WTNT-FM
Wtntfm.png
Frequency94.9 MHz
Branding94.9 TNT
Programming
FormatCountry
Ownership
Owner
WTLY, WXSR, WGMY, WFLA-FM
History
Former call signs
  • WOMA (1967–1977)
  • WLVW (1977–1982)
  • WCSN (1982–1983)
Call sign meaning
TNT
Technical information
Licensing authority
FCC
Facility ID51590
ClassC1
ERP100,000 watts
HAAT256 meters (840 ft)
Transmitter coordinates
30°34′43.00″N 84°15′49.00″W / 30.5786111°N 84.2636111°W / 30.5786111; -84.2636111
Links
Public license information
WebcastListen live
Website949tnt.iheart.com

WTNT-FM (94.9 FM) is a country radio station broadcasting in Tallahassee, Florida, United States. WTNT-FM is owned by iHeartMedia; its studios and transmitter are located separately on Tallahassee's north side.

History

Early years

The Federal Communications Commission (FCC) granted a construction permit to the Tallahassee Appliance Corporation on May 4, 1966, for a new FM radio station to broadcast to the city on 94.9 MHz.[1] The WTNT-FM call letters were initially assigned at that time, but they were changed to WOMA before sign-on on July 24, 1967.[2] WOMA promoted itself as "FM Goes Country"—an unusual format for the time, given that most FM stations of the day tended to specialize in beautiful music formats. The country format was retained all the way through 1976, when, under new owner Walter-Weeks Broadcasting, WOMA and WTNT (1270 AM), the two frequencies exchanged formats, with adult contemporary music moving to the FM and country to AM.[3]

In 1977, WOMA switched to beautiful music and adopted the call sign WLVW. The next year, WTNT and WLVW were sold to Robert E. Ingstad, Jr., whose radio holdings until that time were entirely concentrated in the Upper Midwest.[4] While Ingstad contemplated flipping WLVW to a rock format, he ultimately retained beautiful music after the competitor in this format, WBGM, also announced its intention to switch, which upset local listeners.[5]

Palmer Communications ownership

This remained the case until Palmer Communications of Des Moines, Iowa, purchased the two stations from Ingstad in 1982.[6] The new owners followed up on efforts started by Ingstad to increase power and upgrade the facilities, and Palmer made a major programming move for the pair by securing the rights to broadcast Florida State Seminoles football and men's basketball games.[7] The beautiful music format was next to go by the wayside; after testing adult contemporary and country music,[8] Palmer selected country and renamed the station WCSN, complete with a "country cousins" promotional program.[9] Unfortunately, the new format turned out to be a miscalculation. 90 days before the format flip, WMNX (96.1 FM) started with its own country music format, and it performed well in the ratings, taking third overall in the market; meanwhile, ratings for the revamped 94.9 dropped by more than half from the last book as WLVW.[10] When WMNX was sold and fired its general manager, Palmer hired him.[10]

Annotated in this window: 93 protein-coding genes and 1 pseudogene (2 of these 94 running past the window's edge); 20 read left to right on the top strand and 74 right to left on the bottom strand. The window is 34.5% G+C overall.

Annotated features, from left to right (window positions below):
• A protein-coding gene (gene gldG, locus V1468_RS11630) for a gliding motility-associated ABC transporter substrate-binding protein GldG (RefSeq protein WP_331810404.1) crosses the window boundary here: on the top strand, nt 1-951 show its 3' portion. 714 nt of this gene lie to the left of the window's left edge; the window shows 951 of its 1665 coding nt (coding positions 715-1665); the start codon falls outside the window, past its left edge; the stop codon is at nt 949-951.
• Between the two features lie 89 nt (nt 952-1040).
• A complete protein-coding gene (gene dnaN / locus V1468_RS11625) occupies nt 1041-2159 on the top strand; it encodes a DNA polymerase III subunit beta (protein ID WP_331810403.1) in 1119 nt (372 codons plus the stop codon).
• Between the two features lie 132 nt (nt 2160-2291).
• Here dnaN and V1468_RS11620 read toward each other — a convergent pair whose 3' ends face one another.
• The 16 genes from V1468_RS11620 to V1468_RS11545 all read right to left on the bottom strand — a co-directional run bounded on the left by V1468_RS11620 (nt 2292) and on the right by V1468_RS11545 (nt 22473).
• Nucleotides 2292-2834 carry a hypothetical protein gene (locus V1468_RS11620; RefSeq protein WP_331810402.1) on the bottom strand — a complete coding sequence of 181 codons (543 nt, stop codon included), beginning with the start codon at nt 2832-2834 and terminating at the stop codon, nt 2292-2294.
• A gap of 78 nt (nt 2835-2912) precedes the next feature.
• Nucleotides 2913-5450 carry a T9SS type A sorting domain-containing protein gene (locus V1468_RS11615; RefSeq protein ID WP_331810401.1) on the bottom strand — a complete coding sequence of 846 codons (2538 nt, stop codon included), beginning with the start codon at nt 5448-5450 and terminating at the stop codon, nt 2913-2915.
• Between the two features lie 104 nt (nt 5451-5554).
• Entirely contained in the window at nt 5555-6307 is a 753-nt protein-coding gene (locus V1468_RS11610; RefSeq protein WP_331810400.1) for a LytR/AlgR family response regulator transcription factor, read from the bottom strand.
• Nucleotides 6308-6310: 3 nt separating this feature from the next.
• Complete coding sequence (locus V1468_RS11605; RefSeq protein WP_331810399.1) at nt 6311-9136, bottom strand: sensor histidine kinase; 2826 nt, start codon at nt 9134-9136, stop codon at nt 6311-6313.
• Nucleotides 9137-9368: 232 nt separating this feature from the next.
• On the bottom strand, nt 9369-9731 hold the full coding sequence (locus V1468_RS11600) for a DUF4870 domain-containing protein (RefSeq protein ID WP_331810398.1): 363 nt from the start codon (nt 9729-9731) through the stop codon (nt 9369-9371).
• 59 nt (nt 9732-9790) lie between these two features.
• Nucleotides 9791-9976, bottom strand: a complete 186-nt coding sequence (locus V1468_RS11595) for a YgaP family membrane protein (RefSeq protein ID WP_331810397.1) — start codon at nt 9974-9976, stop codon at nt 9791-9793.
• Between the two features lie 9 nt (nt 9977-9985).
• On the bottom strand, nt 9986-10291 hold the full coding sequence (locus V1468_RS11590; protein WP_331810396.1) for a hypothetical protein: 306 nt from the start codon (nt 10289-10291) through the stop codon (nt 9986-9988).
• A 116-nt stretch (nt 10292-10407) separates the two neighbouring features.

In conjunction with a relocation of the transmitter from the Hotel Duval, where it was impeded by low height, to a new 850 feet (260 m) mast, WCSN changed call letters to WTNT-FM in December 1983 and revamped its format.[11] The move was a rousing ratings success: listenership figures more than doubled from 1983 to 1984, and the new WTNT-FM attracted double-digit ratings every year from 1987 to 1994, helping to lift it to the position of highest-billing station in the market from 1989 to 1996.[12]

Five sales in seven years

In 1990, Palmer reached a deal with Arso Radio Corporation, whose broadcast holdings were mostly in Puerto Rico, to sell its Tallahassee radio stations for $2.8 million.[13] Under Arso, the AM station (which had been turned into a simulcast of WTNT-FM) shifted to a classic country sound as WNLS.[14] Arso sold the properties two years later to Park Communications of Ithaca, New York, for $2.9 million.[15]

Park sold WNLS and WTNT in February 1996 to R. Sanders Hickey, who paid $3.5 million;[16] his Southern Broadcasting Company merged three other stations with the two to form a five-station cluster and then sold its stations in Panama City, Pensacola and Tallahassee to Paxson Communications Corporation in a deal announced that May.[17] The next year, Paxson sold its entire radio portfolio of 46 stations to Clear Channel Communications, forerunner of iHeartMedia, for $693 million.[18]